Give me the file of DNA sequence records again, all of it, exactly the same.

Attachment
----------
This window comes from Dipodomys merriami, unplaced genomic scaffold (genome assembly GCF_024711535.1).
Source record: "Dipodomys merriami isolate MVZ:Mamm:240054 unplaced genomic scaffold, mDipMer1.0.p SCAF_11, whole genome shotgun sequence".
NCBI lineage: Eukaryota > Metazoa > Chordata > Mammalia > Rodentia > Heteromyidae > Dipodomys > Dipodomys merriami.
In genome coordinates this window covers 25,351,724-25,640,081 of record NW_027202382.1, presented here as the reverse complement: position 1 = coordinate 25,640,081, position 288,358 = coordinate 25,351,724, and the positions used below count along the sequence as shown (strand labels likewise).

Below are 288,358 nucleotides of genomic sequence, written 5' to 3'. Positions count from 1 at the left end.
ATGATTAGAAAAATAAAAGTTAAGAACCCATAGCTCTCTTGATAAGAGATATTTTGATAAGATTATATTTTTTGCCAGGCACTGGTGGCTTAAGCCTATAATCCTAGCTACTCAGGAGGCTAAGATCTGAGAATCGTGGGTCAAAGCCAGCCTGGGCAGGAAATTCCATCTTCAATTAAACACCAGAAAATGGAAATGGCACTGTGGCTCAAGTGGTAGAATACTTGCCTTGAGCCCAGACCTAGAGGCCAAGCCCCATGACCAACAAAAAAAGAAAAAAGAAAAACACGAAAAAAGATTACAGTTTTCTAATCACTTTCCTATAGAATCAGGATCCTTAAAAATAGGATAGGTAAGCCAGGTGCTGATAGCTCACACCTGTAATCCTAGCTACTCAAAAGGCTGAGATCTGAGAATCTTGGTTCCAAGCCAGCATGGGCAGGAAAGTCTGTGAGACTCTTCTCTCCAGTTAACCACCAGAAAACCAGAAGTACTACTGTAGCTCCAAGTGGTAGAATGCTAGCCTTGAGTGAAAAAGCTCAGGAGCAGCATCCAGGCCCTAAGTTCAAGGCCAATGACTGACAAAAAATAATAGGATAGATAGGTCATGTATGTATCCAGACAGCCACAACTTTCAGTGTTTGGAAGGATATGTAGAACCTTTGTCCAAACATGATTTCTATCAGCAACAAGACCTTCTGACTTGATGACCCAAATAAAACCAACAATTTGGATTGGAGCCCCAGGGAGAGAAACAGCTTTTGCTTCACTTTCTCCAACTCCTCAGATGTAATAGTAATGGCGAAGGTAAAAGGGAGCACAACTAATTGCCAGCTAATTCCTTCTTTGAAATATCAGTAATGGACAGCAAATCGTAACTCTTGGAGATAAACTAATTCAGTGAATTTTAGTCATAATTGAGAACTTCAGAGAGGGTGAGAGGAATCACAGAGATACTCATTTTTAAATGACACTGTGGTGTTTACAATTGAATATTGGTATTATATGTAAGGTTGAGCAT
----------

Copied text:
This window comes from Dipodomys merriami, unplaced genomic scaffold (genome assembly GCF_024711535.1).
Source record: "Dipodomys merriami isolate MVZ:Mamm:240054 unplaced genomic scaffold, mDipMer1.0.p SCAF_11, whole genome shotgun sequence".
NCBI lineage: Eukaryota > Metazoa > Chordata > Mammalia > Rodentia > Heteromyidae > Dipodomys > Dipodomys merriami.
In genome coordinates this window covers 25,351,724-25,640,081 of record NW_027202382.1, presented here as the reverse complement: position 1 = coordinate 25,640,081, position 288,358 = coordinate 25,351,724, and the positions used below count along the sequence as shown (strand labels likewise).

Below are 288,358 nucleotides of genomic sequence, written 5' to 3'. Positions count from 1 at the left end.
ATGATTAGAAAAATAAAAGTTAAGAACCCATAGCTCTCTTGATAAGAGATATTTTGATAAGATTATATTTTTTGCCAGGCACTGGTGGCTTAAGCCTATAATCCTAGCTACTCAGGAGGCTAAGATCTGAGAATCGTGGGTCAAAGCCAGCCTGGGCAGGAAATTCCATCTTCAATTAAACACCAGAAAATGGAAATGGCACTGTGGCTCAAGTGGTAGAATACTTGCCTTGAGCCCAGACCTAGAGGCCAAGCCCCATGACCAACAAAAAAAGAAAAAAGAAAAACACGAAAAAAGATTACAGTTTTCTAATCACTTTCCTATAGAATCAGGATCCTTAAAAATAGGATAGGTAAGCCAGGTGCTGATAGCTCACACCTGTAATCCTAGCTACTCAAAAGGCTGAGATCTGAGAATCTTGGTTCCAAGCCAGCATGGGCAGGAAAGTCTGTGAGACTCTTCTCTCCAGTTAACCACCAGAAAACCAGAAGTACTACTGTAGCTCCAAGTGGTAGAATGCTAGCCTTGAGTGAAAAAGCTCAGGAGCAGCATCCAGGCCCTAAGTTCAAGGCCAATGACTGACAAAAAATAATAGGATAGATAGGTCATGTATGTATCCAGACAGCCACAACTTTCAGTGTTTGGAAGGATATGTAGAACCTTTGTCCAAACATGATTTCTATCAGCAACAAGACCTTCTGACTTGATGACCCAAATAAAACCAACAATTTGGATTGGAGCCCCAGGGAGAGAAACAGCTTTTGCTTCACTTTCTCCAACTCCTCAGATGTAATAGTAATGGCGAAGGTAAAAGGGAGCACAACTAATTGCCAGCTAATTCCTTCTTTGAAATATCAGTAATGGACAGCAAATCGTAACTCTTGGAGATAAACTAATTCAGTGAATTTTAGTCATAATTGAGAACTTCAGAGAGGGTGAGAGGAATCACAGAGATACTCATTTTTAAATGACACTGTGGTGTTTACAATTGAATATTGGTATTATATGTAAGGTTGAGCAT